* white rice (not difficult to track down)
* tomato paste (I also added cherry tomatoes from the garden - I picked them that same day)
* chili peppers (one from the garden, one from Wegman's)
* bell pepper (Fowora's recipe says to use a red bell pepper - I used a green one)
* a few cloves of garlic
* onions (again, mine from the garden - mine were red, which is not typical of jollof rice)
* thyme and white pepper
* olive oil

First, throw all ingredients except the oil (and the rice, of course) into a blender
After blending, add the olive oil, and blend a little bit more.

As you do this, boil a few cups of water on the stove.  When boiling, add both your rice and your tomato mixture to the pot.

Cook for about 45 minutes, stirring every fifteen minutes.  I actually found the rice to be undercooked, so I added a cup or two more and let it steam with the heat off for another 15 to 20 minutes, stirring occasionally.

Garnish with parsley or cilantro if you have it available.  I ate mine with the suya.

The recipe: Rockfish Suya

The recipe I used comes from the Congo Cookbook, which you can find online.  Of course, it does not specify rockfish, but it was an easy substitution.

This recipe is also pretty simple:

* rockfish, or whatever fish or meat you prefer (A note on rockfish, aka striped bass: this is the state fish, so it holds a special place in Maryland's seafood pantheon.  I remember when I was much younger and the ban on fishing for rockfish had been lifted, since they were no longer endangered.  Dad and Mom went out and bought one and we had rockfish that night.  Very nice.  Rockfish is pricey - $20 per pound at Wegman's - so I bought a mere quarter pound, just enough to make one serving for dinner)
* roasted/salted peanuts (you will grind these up but don't make peanut butter with them)
* cayenne pepper, paprika (in this case I used smoked paprika) and salt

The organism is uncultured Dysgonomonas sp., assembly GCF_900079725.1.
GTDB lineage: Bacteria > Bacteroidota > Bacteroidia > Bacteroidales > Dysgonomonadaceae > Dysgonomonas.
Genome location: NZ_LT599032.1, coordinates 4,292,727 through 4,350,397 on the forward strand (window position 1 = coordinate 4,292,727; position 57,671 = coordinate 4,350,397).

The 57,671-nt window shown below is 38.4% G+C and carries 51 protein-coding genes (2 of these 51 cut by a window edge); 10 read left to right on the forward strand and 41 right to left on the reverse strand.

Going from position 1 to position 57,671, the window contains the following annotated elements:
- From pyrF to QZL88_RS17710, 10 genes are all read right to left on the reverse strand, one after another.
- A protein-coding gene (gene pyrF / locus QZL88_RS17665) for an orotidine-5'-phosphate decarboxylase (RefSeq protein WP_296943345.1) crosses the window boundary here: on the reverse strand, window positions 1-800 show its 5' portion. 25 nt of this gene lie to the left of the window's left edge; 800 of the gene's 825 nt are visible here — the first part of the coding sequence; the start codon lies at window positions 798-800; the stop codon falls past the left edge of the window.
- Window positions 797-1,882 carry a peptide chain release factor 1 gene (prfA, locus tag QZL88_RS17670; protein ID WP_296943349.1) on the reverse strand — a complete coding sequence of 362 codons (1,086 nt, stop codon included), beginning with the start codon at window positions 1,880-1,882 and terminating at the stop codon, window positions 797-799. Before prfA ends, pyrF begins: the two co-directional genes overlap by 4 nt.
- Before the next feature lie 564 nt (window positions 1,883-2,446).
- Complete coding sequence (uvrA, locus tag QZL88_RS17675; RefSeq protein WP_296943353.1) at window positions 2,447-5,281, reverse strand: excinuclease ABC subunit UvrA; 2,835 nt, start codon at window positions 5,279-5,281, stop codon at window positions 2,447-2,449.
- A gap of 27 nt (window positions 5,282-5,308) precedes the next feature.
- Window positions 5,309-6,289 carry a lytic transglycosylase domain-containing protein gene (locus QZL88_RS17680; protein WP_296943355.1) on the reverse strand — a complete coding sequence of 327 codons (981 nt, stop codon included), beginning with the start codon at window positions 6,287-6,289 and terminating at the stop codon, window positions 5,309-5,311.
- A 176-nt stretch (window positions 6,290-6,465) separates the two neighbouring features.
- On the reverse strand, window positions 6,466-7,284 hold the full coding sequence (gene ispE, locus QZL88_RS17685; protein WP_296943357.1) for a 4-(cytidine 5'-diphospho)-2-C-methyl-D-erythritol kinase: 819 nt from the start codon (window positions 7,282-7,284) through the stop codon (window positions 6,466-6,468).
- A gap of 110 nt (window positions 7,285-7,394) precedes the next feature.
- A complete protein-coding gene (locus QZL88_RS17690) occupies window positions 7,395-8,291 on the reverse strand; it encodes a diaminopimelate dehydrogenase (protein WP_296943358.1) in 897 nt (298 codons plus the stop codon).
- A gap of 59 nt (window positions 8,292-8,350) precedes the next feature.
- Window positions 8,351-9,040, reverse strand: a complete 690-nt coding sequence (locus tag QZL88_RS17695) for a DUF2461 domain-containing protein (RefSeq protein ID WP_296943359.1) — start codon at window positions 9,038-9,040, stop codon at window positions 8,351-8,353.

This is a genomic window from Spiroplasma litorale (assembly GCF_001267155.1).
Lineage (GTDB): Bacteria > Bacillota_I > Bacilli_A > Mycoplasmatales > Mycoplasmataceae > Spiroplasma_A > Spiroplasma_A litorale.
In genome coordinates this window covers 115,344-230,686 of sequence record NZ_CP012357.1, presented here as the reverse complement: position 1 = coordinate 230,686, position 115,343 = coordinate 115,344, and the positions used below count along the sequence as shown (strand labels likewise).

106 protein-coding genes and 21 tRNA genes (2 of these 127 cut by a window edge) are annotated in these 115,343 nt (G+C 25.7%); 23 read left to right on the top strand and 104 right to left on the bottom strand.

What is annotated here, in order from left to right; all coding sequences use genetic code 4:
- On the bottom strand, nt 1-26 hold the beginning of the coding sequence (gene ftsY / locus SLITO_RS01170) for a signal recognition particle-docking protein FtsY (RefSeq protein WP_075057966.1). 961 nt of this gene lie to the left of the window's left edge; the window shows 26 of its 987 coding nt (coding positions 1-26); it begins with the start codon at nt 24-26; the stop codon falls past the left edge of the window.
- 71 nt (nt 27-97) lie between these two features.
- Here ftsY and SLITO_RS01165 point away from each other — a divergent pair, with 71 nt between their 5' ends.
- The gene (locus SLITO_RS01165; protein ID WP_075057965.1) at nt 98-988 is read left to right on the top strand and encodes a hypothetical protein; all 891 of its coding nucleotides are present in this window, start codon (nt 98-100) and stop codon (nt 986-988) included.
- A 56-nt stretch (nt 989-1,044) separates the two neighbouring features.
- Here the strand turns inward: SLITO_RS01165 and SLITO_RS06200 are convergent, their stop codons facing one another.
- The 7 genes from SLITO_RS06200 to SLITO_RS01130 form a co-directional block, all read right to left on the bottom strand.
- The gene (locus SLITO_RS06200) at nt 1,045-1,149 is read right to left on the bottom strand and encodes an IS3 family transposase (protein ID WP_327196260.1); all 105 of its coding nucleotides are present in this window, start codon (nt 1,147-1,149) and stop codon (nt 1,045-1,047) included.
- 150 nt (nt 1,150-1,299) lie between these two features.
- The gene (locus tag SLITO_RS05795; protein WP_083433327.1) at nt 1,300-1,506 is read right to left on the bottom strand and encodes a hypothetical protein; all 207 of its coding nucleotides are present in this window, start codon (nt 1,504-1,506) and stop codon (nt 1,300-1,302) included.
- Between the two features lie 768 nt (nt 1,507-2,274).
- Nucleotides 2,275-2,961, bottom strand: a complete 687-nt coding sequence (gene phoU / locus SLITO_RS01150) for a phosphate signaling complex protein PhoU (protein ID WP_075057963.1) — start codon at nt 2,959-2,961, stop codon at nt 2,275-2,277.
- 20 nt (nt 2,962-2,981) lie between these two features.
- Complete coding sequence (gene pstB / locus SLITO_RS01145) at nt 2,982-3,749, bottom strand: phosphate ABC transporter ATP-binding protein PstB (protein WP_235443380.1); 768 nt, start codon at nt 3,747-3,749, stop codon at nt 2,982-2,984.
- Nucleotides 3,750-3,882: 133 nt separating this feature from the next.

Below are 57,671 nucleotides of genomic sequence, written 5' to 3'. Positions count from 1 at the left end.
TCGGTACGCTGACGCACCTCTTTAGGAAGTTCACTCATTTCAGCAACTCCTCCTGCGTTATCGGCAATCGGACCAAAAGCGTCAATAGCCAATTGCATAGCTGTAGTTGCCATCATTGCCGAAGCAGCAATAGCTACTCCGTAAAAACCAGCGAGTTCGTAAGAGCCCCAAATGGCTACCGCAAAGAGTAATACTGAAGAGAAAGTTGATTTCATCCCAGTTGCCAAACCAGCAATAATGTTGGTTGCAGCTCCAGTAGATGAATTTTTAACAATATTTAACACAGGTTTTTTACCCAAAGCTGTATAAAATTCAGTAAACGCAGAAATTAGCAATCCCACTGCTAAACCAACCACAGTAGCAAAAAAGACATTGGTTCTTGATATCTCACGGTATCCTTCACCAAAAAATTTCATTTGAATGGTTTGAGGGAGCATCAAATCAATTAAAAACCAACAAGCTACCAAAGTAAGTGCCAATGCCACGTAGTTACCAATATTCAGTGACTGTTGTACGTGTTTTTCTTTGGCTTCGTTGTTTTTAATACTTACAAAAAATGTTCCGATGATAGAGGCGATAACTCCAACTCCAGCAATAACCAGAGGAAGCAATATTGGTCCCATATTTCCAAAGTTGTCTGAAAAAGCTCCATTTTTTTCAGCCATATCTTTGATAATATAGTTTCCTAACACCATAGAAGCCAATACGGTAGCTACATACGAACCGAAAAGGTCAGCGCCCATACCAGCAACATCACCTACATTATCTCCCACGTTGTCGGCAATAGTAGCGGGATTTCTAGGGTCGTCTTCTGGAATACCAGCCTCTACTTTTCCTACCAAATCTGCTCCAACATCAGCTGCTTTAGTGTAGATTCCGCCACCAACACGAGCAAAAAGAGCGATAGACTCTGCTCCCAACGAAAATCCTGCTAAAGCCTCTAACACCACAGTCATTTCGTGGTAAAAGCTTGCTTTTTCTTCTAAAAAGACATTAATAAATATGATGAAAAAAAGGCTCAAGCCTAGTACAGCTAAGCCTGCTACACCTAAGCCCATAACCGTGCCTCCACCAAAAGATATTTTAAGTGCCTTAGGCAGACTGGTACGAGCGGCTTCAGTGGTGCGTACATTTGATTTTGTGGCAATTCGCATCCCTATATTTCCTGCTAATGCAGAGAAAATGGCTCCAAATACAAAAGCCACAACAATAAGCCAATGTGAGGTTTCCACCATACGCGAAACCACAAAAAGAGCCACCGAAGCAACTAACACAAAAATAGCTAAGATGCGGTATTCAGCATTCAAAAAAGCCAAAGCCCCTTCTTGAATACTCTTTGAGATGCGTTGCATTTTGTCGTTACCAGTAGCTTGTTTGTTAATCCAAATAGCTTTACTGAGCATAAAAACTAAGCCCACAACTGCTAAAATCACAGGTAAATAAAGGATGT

* garlic powder, onion powder and ginger powder (since I only had chopped dried onion, I threw that into the spice grinder)
* onion and tomatoes (optional, if you want to skewer them)
* skewers (you really do need these)

Take your peanuts and grind them into a powder.  Again, make sure you don't make peanut butter with them.  Mix with the dry spices in a bowl, separate into two portions (one for coating and one for dipping later) and set aside. 

After cutting your rockfish into pieces, coat them in the peanut mixture. Let them sit for half an hour - enough time to soak the skewers and preheat the broiler.

When ready, stick the rockfish onto the skewers, alternating if you want with onion and/or tomato.

Place the skewers in a dish and put them under your broiler, about 3 to 4 inches below the fire, for 4 to 8 minutes.  Other meats or fishes may take longer or shorter to broil.  Or you can just grill them.

And there you have your suya! Serve with any extra peanut mixture that did not come into contact with raw meat or fish.
Jollof rice is similar to jambalaya in that it cooks in a variety of spices (and sometimes meats) on the stove for a while, and is a meal unto itself.  The similarities end there, because this spicy, tomato-y rice dish is tangy more than anything else.  Again, it is very simple to prepare, and I may need to make this again.  It is a very nice accompaniment to the suya, whose peanut mixture would make an excellent coating for any broiled or grilled meat or fish.  Also, the ease of preparation makes this a recipe to come back to.


"Crab Cakes".  Recipe from the author's family.

Fowora, Simbo.  "Jollof Rice".  Featured on the episode "Nigerian Dinner" of the show Sara's Secrets (Sara Moulton, host).  Food Network, 2006.

Gibbon, Ed.  The Congo Cookbook.  1999-2009.  Available as a downloadable book from and reprinted on the website

Hafner, Dorinda.  A Taste of Africa.  Ten Speed Press: Berkeley, CA, 1993.

Kitching, Frances.  "Smith Island Ten-Layer Cake-Mrs. Kitching's Original Recipe". Reprinted on the "Fun Stuff" page at the website (website for Somerset County, Maryland).  2007-2010 Somerset County Tourism.

Shields, John. Chesapeake Bay Cooking. Broadway Books: New York, NY, 1998

Shields, John. "Foreward".  In Dishing Up Maryland by Lucie Snodgrass.  Storey Publishing: North Adams, MA, 2010.

Snodgrass, Lucie.  Dishing Up Maryland.  Storey Publishing: North Adams, MA, 2010.

Walter, Eugene.  American Cooking: Southern Style.  From the series Foods of the World.  Time-Life Publications: New York, NY, 1971

Some information also obtained from Wikipedia's "Maryland" page and other pages, and the Food Timeline State Foods link to "Maryland".